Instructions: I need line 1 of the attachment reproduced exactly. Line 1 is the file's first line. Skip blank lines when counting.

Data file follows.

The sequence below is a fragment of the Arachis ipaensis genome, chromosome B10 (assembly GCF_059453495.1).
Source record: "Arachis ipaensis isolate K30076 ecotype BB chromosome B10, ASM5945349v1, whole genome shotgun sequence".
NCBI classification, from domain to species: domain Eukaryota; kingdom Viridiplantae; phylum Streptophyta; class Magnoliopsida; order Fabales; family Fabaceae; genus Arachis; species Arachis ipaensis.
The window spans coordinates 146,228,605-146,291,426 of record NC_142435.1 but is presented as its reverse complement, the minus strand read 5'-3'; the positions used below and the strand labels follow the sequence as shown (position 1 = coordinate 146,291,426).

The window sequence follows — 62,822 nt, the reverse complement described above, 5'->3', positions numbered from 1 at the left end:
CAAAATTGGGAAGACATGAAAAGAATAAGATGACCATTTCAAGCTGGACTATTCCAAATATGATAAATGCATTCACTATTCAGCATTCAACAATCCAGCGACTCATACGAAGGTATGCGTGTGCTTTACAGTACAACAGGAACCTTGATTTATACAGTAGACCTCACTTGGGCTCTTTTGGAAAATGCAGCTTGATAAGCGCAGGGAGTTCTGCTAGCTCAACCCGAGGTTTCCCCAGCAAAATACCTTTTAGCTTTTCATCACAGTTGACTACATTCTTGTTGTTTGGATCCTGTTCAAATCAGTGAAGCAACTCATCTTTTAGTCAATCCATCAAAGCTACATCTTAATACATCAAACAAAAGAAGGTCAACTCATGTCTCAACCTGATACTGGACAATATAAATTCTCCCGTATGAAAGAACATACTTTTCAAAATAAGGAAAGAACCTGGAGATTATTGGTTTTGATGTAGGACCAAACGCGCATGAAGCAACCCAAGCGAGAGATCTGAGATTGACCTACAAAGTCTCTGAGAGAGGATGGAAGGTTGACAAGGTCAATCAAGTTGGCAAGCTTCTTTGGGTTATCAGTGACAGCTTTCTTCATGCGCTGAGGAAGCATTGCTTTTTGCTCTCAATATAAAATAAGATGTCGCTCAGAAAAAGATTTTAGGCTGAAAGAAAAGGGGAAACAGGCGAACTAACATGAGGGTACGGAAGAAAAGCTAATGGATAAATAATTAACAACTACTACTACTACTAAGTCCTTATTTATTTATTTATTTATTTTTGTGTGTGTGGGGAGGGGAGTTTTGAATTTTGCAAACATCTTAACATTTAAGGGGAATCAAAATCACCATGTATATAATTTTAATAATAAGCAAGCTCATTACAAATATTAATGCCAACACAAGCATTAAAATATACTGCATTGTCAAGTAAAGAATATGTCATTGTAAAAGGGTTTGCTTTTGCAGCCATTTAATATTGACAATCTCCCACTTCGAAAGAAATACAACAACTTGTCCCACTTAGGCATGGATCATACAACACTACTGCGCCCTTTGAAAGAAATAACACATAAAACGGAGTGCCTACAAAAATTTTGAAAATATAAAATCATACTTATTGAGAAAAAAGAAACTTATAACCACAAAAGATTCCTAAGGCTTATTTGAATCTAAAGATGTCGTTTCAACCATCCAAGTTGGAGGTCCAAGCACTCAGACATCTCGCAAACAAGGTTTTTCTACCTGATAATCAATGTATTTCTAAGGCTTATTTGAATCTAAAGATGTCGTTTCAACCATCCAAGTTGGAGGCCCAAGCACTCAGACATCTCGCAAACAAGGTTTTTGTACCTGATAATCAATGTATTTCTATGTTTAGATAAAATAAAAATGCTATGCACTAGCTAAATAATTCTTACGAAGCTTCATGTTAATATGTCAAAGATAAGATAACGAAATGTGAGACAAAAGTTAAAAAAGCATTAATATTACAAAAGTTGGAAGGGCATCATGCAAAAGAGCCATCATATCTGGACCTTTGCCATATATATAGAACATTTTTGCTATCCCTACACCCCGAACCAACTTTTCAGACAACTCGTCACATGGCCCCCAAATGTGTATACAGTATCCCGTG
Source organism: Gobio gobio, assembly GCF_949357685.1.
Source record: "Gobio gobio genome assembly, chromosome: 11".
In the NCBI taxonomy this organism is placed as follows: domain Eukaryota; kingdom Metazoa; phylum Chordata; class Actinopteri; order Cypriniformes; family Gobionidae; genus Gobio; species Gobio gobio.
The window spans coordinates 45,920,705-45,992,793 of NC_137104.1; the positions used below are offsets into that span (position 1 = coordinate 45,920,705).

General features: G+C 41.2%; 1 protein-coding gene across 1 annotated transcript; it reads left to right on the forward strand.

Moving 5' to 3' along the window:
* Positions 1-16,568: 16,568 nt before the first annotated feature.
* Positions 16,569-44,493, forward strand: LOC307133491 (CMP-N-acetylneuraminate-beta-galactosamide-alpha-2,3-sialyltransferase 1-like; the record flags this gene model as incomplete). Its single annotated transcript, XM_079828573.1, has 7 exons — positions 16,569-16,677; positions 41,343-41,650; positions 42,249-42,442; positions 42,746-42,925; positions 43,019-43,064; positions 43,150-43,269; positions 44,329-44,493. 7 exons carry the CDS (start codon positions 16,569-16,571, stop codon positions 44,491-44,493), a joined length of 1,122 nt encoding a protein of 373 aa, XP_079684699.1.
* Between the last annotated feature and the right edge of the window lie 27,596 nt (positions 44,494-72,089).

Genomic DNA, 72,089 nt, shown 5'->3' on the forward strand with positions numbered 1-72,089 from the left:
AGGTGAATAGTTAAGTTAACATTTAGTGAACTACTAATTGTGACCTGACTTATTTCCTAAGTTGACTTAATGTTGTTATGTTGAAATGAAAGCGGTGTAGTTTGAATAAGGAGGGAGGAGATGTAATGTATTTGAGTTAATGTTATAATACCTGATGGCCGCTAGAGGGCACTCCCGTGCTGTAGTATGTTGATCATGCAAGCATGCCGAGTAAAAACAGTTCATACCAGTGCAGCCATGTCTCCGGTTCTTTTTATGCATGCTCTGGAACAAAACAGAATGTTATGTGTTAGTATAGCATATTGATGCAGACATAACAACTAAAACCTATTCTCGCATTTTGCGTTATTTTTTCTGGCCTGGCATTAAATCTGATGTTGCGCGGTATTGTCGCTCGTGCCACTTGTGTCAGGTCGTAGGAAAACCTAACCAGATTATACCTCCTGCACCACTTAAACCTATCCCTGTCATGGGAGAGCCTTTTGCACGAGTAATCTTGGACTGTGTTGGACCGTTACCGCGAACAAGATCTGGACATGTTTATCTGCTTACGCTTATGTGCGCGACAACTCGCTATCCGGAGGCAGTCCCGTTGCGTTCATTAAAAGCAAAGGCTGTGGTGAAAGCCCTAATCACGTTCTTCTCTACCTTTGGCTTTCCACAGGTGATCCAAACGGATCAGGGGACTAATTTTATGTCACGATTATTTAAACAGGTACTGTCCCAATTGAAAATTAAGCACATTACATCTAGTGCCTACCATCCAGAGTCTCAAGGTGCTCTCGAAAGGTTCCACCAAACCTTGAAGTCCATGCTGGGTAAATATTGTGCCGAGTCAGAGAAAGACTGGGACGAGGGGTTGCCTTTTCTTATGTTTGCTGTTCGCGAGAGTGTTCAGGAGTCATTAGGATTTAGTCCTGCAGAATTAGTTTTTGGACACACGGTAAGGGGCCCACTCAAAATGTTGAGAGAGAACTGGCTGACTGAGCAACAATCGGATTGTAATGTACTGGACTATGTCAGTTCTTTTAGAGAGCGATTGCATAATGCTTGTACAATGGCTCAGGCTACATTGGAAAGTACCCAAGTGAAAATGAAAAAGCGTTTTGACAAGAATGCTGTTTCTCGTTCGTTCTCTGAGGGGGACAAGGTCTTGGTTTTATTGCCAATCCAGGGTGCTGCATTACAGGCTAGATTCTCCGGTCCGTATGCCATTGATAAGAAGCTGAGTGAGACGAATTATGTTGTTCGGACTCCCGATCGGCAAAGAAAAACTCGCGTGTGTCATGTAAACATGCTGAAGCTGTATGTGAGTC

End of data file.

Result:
The sequence below is a fragment of the Arachis ipaensis genome, chromosome B10 (assembly GCF_059453495.1).